In my work as a money coach and financial writer, I get asked a lot of questions about money. I work with people in low to middle income backgrounds, and firmly believe that everyone should have access to financial literacy tools. It doesn’t matter if you come from money or you grew up poor; everyone needs a money plan, and everyone should had access to tools that help them create that plan.
People want to know what to do with their money; how to save it, and how to earn it. And the common thread that runs through these questions is that people feel insecure about making money decisions.
Before I started Bravely, way back when I was merely blogging about paying off my student loan debt and trying not to cry in my car everyday, I began to garner a reputation among my friends for talking about money. I was always down to talk about my debt, or to talk about someone else’s. I liked sharing what I was learning about money. After a few months of changing my lifestyle pretty dramatically to make serious headway on my student loan debt, people knew that I would have answers to some of their money questions.
Today, I do basically the same thing I was doing in those personal conversations; share what I know, what worked for me, and tools that might help other people take control of their financial lives.
Why So Insecure Boo?
I felt really confident diving into the world of personal finance, but that makes me something of a weirdo. Most people don’t feel confident about money.
People want to be told what to do with it- they don’t feel confident calling the shots on their own. Why? Everyone is different, but our confusing financial system certainly plays a large part. Our tax laws are difficult to read and can change at the will of Congress and the President. Jargon like ‘reverse mortgage’ or ‘APY’ get tossed around willy nilly, and they seem designed to confuse people.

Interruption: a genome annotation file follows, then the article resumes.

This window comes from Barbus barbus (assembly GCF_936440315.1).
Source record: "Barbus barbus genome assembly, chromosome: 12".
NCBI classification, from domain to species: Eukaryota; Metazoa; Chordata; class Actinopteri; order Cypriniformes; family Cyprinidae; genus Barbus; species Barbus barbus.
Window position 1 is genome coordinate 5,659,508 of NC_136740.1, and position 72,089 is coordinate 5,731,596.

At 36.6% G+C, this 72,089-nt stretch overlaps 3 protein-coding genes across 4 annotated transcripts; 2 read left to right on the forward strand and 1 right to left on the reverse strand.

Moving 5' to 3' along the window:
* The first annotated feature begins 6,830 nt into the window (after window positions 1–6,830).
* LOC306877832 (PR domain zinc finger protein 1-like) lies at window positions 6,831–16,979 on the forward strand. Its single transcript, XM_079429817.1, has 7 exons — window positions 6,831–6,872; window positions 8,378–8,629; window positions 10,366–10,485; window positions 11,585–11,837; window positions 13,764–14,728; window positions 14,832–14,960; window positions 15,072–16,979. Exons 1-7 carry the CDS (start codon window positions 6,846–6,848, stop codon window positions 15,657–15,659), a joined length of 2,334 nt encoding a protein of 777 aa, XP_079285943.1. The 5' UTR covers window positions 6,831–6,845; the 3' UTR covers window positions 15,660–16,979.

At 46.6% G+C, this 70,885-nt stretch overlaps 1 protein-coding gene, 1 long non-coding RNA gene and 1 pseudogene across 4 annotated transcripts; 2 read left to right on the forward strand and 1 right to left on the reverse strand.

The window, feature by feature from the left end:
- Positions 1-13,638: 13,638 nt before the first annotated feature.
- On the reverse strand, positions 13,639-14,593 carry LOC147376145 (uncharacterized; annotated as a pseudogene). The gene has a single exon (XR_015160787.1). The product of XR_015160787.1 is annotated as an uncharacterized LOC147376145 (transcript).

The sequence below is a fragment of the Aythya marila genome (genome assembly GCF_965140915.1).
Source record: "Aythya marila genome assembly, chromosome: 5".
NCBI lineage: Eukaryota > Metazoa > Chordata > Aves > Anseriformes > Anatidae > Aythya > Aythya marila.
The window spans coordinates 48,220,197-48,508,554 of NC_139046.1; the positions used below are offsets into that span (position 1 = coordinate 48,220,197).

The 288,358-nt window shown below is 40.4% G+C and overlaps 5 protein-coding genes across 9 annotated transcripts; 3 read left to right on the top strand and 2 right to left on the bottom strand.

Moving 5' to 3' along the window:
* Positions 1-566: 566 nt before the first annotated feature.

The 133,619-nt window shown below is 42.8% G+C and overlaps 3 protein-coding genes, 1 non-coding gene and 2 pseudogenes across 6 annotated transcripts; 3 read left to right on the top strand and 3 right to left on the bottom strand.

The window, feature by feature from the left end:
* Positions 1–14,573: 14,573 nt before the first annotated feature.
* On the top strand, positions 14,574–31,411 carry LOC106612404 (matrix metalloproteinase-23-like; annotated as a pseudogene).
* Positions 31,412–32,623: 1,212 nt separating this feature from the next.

There are approximately a zillion factors that go into determining what you should do with your money. And those factors change from person to person. A parent is going to have different financial needs and goals than a non-parent. Someone with a trust fund is going to have different needs than someone without one.
So it is literally impossible to lay one plan that will work for everyone at the feet of 300 million Americans, let alone the 7.4 billion people on earth.
However. (Because there’s always a however, right?) There are money moves that will generally always be good moves for people, no matter their background or their goals. Paying off debt is generally a good thing. Investing in appreciating assets is generally a good thing. And having a big picture money plan is always going to be a good thing.
We’re All Different…And Yet The Same
Boiled down to the most basic level, humans are all just bags of meat floating around on a rock in space. We are all the same, and yet we are all having a unique experience. And of course, things like our cultures, our ethnicities, our nationalities- these all color our time on this big old rock.
But a little secret is that no matter who you are, you should have a money plan. You should know what you’re currently doing with your money, and what you want to someday do with your money. And that’s a money plan.